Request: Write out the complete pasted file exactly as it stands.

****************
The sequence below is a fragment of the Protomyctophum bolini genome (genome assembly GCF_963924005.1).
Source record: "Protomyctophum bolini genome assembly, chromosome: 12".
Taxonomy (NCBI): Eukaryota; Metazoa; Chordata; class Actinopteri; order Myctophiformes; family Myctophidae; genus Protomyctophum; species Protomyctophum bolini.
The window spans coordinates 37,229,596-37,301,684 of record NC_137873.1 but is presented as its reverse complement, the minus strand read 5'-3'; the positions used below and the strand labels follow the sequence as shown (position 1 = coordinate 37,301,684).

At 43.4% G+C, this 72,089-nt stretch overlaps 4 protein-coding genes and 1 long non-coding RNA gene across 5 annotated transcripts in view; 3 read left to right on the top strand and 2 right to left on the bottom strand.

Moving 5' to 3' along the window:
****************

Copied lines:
The sequence below is a fragment of the Protomyctophum bolini genome (genome assembly GCF_963924005.1).
Source record: "Protomyctophum bolini genome assembly, chromosome: 12".
Taxonomy (NCBI): Eukaryota; Metazoa; Chordata; class Actinopteri; order Myctophiformes; family Myctophidae; genus Protomyctophum; species Protomyctophum bolini.
The window spans coordinates 37,229,596-37,301,684 of record NC_137873.1 but is presented as its reverse complement, the minus strand read 5'-3'; the positions used below and the strand labels follow the sequence as shown (position 1 = coordinate 37,301,684).

At 43.4% G+C, this 72,089-nt stretch overlaps 4 protein-coding genes and 1 long non-coding RNA gene across 5 annotated transcripts in view; 3 read left to right on the top strand and 2 right to left on the bottom strand.

Moving 5' to 3' along the window: